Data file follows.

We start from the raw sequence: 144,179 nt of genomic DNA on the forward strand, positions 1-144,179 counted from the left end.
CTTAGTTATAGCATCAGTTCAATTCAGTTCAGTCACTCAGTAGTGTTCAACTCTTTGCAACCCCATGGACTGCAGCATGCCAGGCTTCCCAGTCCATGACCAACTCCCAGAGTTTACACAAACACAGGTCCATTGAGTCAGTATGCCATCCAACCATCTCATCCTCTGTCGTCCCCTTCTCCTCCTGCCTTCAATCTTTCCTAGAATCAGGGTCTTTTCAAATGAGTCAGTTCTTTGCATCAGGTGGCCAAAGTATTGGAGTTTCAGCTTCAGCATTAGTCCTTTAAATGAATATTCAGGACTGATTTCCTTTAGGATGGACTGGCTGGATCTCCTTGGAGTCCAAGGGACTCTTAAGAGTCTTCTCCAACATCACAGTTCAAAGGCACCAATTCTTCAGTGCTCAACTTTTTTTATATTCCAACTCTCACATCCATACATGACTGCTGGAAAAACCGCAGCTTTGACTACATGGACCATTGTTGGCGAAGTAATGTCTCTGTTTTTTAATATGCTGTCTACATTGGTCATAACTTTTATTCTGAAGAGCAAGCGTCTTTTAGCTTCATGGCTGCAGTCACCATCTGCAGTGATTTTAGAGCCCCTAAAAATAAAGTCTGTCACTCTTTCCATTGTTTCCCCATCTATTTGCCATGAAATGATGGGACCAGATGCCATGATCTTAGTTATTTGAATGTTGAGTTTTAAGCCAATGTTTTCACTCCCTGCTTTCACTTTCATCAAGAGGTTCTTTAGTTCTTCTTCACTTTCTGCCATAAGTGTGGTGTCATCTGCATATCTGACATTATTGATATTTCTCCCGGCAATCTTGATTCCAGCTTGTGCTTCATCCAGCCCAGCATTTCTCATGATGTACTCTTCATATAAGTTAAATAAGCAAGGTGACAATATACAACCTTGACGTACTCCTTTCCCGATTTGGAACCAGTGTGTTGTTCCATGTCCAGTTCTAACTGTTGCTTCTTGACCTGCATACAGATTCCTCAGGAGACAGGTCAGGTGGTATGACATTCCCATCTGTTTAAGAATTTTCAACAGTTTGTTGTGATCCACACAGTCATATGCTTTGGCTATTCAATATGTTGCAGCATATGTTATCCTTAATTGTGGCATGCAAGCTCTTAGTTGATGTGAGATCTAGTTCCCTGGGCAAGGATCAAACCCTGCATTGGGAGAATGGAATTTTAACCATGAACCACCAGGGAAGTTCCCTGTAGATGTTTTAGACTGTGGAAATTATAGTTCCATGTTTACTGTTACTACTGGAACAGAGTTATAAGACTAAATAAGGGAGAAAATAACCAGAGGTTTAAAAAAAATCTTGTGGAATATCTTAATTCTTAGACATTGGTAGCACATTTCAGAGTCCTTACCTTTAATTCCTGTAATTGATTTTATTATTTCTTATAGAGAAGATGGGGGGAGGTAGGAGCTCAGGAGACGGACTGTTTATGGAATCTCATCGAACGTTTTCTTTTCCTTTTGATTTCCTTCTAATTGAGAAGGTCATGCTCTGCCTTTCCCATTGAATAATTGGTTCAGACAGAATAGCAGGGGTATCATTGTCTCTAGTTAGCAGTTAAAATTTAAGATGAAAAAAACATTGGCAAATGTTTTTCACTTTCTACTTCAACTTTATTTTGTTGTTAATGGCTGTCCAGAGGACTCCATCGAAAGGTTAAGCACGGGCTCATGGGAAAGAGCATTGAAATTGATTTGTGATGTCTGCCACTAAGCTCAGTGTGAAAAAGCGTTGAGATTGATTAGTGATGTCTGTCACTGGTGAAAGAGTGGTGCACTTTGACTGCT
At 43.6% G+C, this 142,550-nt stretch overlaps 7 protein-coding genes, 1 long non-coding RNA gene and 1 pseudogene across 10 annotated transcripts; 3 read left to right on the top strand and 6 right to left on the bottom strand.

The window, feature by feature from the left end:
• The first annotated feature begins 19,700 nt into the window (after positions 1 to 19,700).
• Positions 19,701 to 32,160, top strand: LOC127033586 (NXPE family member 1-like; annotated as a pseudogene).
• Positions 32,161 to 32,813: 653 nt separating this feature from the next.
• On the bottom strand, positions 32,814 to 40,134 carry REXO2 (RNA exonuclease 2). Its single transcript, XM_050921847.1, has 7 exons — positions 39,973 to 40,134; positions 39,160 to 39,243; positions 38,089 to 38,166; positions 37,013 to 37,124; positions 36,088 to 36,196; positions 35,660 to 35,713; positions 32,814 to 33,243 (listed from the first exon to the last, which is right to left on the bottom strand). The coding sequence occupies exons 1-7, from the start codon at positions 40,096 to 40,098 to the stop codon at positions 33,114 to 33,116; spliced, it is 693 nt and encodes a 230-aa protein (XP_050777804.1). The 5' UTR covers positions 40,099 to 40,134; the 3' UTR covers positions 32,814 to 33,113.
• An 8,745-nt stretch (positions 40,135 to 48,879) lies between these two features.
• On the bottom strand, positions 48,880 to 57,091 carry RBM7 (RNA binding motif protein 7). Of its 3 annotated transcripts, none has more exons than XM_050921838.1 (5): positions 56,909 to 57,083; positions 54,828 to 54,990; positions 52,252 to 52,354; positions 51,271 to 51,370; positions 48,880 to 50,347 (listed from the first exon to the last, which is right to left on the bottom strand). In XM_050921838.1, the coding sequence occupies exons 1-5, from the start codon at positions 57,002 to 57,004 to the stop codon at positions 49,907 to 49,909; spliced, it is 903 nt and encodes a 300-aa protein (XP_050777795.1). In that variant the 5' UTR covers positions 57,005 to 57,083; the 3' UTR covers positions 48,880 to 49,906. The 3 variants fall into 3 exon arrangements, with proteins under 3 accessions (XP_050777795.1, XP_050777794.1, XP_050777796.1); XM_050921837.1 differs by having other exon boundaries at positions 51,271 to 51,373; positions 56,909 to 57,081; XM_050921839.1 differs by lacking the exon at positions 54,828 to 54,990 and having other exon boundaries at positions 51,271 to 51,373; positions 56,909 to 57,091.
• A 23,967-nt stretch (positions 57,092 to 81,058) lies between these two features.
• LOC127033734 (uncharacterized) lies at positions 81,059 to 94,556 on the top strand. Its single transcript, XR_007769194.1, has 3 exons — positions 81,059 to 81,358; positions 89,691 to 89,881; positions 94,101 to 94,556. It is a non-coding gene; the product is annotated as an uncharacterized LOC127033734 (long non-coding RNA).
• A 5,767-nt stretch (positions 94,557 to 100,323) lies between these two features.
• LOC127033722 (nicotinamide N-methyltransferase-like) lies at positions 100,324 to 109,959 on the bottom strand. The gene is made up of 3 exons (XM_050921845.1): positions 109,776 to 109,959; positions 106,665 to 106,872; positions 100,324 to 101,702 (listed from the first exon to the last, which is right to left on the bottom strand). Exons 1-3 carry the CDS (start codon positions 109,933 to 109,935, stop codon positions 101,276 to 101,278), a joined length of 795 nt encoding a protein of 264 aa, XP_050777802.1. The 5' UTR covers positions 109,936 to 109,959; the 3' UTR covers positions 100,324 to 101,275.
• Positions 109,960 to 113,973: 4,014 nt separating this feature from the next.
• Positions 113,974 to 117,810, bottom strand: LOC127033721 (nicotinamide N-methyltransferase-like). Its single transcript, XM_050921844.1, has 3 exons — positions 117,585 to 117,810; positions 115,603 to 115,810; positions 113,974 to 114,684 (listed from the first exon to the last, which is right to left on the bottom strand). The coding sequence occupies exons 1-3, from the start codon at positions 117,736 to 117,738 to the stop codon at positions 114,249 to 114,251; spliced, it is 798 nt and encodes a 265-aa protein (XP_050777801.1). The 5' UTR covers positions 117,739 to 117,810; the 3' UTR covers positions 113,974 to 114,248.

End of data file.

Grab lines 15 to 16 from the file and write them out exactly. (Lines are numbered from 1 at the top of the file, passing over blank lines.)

• Positions 109,960 to 113,973: 4,014 nt separating this feature from the next.
• Positions 113,974 to 117,810, bottom strand: LOC127033721 (nicotinamide N-methyltransferase-like). Its single transcript, XM_050921844.1, has 3 exons — positions 117,585 to 117,810; positions 115,603 to 115,810; positions 113,974 to 114,684 (listed from the first exon to the last, which is right to left on the bottom strand). The coding sequence occupies exons 1-3, from the start codon at positions 117,736 to 117,738 to the stop codon at positions 114,249 to 114,251; spliced, it is 798 nt and encodes a 265-aa protein (XP_050777801.1). The 5' UTR covers positions 117,739 to 117,810; the 3' UTR covers positions 113,974 to 114,248.